Standing on the hilltop we hear the goat herder before we see him. The voice of a young boy, 11 or 12 perhaps, whooping and hollering to urge his goats forward and onto the grazing land his family has been unable to access for the past 10 years. After a long battle, Israeli activists and lawyers have won the support of the Israeli High Court and these Palestinian shepherds are once more reunited with their land.
David, a lean Israeli activist with a cigarette perpetually dangling from his fingers, surveys the group of activists gathered in a Jerusalem parking lot. He has a slight smile as he explains today’s schedule. First we join the Palestinian shepherds to intervene in the event that settlers show up to harass them. Then we will help to clear away rubble from a demolished village nearby before heading to a recently constructed Israeli outpost to survey the scene. “Last week we were told it was a closed military zone and were asked to leave. This week it will probably be the same thing, but we will go anyway.”
Thirty minutes after meeting up with the Palestinian shepherds, a cloud of dust rolls forward before dissipating into the air to reveal an IDF jeep on the horizon. Cameras instantly appear in the hands of almost every activist as they circle back together and warily eye the approaching soldiers. David pulls a number of maps out as he and the Israeli soldiers discuss the situation. A wry smile flits across his face as he waves us off the land. “This land is for Palestinians only.” Soldiers lean against the jeeps, assault rifles dangling lazily from fraying shoulder straps, as we walk to a nearby hill to continue watching the shepherds.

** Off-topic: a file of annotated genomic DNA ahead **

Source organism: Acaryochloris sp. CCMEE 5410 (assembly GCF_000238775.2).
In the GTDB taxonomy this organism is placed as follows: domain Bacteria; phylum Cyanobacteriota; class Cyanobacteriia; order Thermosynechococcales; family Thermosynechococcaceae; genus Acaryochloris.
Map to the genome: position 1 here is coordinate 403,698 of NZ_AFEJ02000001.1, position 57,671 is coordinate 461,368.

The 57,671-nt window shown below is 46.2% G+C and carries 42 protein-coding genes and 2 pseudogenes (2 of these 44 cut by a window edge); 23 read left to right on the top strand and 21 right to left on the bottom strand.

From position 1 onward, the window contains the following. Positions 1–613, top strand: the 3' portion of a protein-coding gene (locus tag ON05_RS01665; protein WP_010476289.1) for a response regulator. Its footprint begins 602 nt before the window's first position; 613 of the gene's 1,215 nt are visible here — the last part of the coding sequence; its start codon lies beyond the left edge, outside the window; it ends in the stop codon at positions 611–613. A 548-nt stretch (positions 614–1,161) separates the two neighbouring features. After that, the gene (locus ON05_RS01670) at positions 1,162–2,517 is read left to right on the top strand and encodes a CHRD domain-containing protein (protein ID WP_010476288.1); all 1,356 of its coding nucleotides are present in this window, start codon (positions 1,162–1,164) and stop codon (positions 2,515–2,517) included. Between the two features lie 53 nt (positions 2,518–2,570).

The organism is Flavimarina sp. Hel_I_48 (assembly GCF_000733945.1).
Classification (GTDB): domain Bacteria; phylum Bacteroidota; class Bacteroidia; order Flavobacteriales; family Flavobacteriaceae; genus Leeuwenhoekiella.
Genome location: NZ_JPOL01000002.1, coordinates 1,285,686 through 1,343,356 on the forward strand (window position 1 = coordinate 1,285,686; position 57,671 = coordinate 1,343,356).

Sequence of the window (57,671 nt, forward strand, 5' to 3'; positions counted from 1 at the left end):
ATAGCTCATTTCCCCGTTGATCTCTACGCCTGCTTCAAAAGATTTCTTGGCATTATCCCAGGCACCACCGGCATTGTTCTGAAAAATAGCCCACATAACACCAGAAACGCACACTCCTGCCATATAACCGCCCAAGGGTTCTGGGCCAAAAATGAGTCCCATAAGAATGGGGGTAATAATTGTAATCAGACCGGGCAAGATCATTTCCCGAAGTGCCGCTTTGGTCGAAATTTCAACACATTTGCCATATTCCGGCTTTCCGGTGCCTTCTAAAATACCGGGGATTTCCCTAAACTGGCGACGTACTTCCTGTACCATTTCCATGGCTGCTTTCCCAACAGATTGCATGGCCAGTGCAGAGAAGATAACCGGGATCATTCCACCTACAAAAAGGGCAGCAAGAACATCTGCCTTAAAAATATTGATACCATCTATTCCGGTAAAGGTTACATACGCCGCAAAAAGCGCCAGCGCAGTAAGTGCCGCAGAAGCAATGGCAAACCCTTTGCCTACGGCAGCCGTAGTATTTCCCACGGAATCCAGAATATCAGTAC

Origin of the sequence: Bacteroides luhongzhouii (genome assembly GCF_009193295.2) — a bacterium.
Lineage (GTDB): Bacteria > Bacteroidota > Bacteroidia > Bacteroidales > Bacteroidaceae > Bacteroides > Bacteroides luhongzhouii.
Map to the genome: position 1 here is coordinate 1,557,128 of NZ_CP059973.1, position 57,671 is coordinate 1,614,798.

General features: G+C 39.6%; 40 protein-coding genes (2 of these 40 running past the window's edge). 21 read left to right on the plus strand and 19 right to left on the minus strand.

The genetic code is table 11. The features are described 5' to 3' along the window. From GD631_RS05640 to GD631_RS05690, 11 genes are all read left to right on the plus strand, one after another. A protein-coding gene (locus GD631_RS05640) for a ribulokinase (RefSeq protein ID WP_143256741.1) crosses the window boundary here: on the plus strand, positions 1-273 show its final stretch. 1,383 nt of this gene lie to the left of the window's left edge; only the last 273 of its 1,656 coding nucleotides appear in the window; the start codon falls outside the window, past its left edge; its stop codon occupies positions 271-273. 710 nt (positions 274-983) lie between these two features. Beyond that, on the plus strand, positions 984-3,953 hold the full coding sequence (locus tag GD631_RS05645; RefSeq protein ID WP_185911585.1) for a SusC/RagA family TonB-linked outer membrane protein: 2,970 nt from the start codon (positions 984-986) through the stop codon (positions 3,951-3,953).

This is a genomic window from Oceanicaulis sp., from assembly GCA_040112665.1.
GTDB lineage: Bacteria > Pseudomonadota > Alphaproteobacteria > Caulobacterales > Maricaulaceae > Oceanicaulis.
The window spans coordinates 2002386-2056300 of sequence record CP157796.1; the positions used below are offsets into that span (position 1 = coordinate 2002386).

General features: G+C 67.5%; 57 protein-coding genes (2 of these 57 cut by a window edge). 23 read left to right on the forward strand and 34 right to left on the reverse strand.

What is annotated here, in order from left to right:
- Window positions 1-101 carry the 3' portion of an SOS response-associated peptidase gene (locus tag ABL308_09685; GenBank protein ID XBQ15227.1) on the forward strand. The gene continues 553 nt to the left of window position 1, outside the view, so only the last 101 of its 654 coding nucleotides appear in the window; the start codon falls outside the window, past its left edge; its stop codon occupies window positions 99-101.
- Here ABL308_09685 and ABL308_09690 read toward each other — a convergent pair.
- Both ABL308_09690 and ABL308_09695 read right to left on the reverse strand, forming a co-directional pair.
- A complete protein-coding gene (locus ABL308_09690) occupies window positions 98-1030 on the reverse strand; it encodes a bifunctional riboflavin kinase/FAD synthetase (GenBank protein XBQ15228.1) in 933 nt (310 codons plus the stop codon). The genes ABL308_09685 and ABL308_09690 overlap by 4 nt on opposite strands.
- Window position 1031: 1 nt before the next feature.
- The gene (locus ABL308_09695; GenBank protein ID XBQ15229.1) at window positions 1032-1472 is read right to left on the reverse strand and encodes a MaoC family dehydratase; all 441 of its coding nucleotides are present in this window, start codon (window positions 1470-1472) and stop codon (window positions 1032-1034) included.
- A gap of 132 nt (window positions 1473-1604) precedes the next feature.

Later in the afternoon after a few hours of clearing away rubble from a demolished home, we walk to the site of an old battered tent; an outpost set up by Israeli settlers to lay claim to the land. The soldiers unscrupulously defend it and angrily push video cameras away for a few minutes before giving up and circling around it to prevent any of the activists from getting too close. Three settlers show up to speak with the soldiers before we are escorted off the land by three military jeeps and dozens of heavily armed soldiers. An Israeli woman walking next to me mentions that last week they had tear gas canisters fired at them. A few weeks before that, activists were assaulted by the IDF as they protested against the expansion of a settlement. Footage from the scene shows David being violently shoved to the ground, a cigarette still dangling from his fingers.
A member of the Christian Peacemaker Team points to a road nearby. “This is where the IDF accompany Palestinian children to school to prevent settlers from attacking them. Internationals used to do it, but after a few were critically wounded, the Knesset voted that the IDF should take charge.”
At the end of the road the soldiers stop and we continue to the bus waiting to take us back to Jerusalem. Along the way we stop at a small shop selling stacks of watermelon, dented cans of soda, and an eclectic assortment of snacks. Sitting underneath an olive tree, David grins, “We can enjoy good watermelon and support the Palestinian economy.”